He left her to fend for herself with just $1,000, her clothes and her identity card.

Destitute, frail and without any other kin to live with, she was sent to a shelter for the abused elderly.

What I remembered most from the interview with her was this: A part of her believes her son will come back for her one day.

The last time I checked, at the end of last month, she was still living at the shelter, still hoping that her son would show up.

Social workers say such cases, where seniors have been financially abused or exploited by their children or other loved ones, are increasingly common.

Some, like the widow, were tricked or talked into selling their flats and giving the proceeds to their children. But they were left high and dry when their children went back on promises to house and care for them.

Others asked their children to help them manage their finances, but discovered, to their horror, that their offspring had wiped out their life savings.

And some were regularly threatened, beaten or confined at home if they did not give in to their children's demands for money.

Fathers could get longer paternity leave

Dads may get more paternity leave
Second week of leave looks set to be made compulsory; leave shared by couple may go beyond current one week
By Walter Sim, The Straits Times, 6 Feb 2016

Dads can look forward to getting more time to spend with their newborns, as Singapore strives to draw the stork to visit more often.

The second week of paternity leave, now voluntary for employers, looks set to be made compulsory.

The Government is also looking at letting working mothers share more of their four-month paid maternity leave with their husbands. Currently, they can share only one of the 16 weeks of their leave.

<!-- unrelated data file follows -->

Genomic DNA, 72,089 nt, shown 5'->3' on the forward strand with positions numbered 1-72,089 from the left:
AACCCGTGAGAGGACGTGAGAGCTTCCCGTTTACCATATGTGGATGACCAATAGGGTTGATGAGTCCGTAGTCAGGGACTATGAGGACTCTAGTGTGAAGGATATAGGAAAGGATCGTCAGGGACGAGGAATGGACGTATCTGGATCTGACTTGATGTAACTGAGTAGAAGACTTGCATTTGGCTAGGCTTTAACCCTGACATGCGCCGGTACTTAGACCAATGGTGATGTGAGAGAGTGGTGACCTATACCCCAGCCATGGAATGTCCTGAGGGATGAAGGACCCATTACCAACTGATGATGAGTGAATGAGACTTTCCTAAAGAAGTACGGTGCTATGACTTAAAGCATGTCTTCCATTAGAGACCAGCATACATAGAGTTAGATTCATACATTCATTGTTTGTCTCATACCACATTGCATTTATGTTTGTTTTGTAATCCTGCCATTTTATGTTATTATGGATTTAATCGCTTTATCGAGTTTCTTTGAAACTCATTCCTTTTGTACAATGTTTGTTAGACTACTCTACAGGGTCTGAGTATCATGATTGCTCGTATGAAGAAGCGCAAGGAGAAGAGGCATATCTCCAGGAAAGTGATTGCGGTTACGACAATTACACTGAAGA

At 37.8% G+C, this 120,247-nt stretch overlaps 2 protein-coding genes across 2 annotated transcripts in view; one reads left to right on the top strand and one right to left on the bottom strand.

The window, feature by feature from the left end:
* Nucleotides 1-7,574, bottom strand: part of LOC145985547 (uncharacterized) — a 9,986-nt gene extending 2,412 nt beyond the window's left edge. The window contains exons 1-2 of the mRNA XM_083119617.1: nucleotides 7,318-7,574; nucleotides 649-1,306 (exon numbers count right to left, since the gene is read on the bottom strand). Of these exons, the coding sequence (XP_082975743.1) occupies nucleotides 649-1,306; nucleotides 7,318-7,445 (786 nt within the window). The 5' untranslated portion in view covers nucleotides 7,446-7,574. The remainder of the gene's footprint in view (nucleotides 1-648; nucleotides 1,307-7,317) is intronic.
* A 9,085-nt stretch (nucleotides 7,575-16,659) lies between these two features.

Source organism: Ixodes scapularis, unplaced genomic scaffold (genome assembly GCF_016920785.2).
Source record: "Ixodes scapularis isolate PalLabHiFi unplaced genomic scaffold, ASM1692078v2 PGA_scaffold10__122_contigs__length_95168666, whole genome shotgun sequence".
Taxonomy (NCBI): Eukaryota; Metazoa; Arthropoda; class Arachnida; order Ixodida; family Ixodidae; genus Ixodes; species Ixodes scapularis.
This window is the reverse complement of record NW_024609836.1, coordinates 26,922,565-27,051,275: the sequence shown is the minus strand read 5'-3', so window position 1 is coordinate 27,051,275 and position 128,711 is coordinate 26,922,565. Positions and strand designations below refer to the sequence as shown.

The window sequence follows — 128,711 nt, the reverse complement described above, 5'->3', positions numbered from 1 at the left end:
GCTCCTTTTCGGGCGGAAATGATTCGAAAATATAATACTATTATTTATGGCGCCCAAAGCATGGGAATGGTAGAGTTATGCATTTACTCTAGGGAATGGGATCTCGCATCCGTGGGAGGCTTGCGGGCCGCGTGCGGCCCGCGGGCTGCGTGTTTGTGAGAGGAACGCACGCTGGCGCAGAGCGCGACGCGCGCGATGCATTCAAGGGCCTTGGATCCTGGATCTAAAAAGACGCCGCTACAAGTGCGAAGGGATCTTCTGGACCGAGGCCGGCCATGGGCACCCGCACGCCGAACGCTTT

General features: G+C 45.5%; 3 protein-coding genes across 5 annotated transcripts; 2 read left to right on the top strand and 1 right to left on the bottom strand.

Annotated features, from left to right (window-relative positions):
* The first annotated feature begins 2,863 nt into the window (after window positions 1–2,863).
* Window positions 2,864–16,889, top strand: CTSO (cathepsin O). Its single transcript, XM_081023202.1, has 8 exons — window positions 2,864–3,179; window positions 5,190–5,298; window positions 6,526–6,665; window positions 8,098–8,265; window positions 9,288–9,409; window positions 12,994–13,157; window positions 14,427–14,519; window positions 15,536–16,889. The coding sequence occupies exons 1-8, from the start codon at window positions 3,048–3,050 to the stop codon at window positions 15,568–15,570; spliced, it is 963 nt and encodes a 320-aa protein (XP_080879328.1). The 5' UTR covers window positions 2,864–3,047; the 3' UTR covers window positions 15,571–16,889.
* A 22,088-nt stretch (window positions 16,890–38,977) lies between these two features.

These possible changes to the law to help new fathers play a bigger role in parenting are being considered to help lift birth rates, Senior Minister of State Josephine Teo, who oversees population matters, said yesterday.

CONFESSIONS OF A NEW PARENT Meeting a group of new parents at a dialogue late last year reminded me very much of my...
Posted by Josephine Teo on Saturday, February 6, 2016


Mrs Teo, who took over the population portfolio last October, raised these possibilities in a Facebook post titled "Confessions of a New Parent". It arose from a dialogue last year when she met more than 20 first-time parents.

The post follows the release of official figures earlier this week that show Singapore's Golden Jubilee year ended with at least 33,793 new babies, 600 more than in 2014. The figure is the highest in 13 years.

It also comes after enhancements to the Marriage and Parenthood Package were announced by Prime Minister Lee Hsien Loong at last year's National Day Rally.

The Baby Bonus cash gift was raised by $2,000, and the Medisave grant for newborns was increased by $1,000 to $4,000. These changes were backdated to take effect from Jan 1 last year.

The current extended paternity leave, which was announced at the August rally as well, was backdated to January last year.

Saturday, 6 February 2016

Govt agencies testing more than 25 potential uses of drones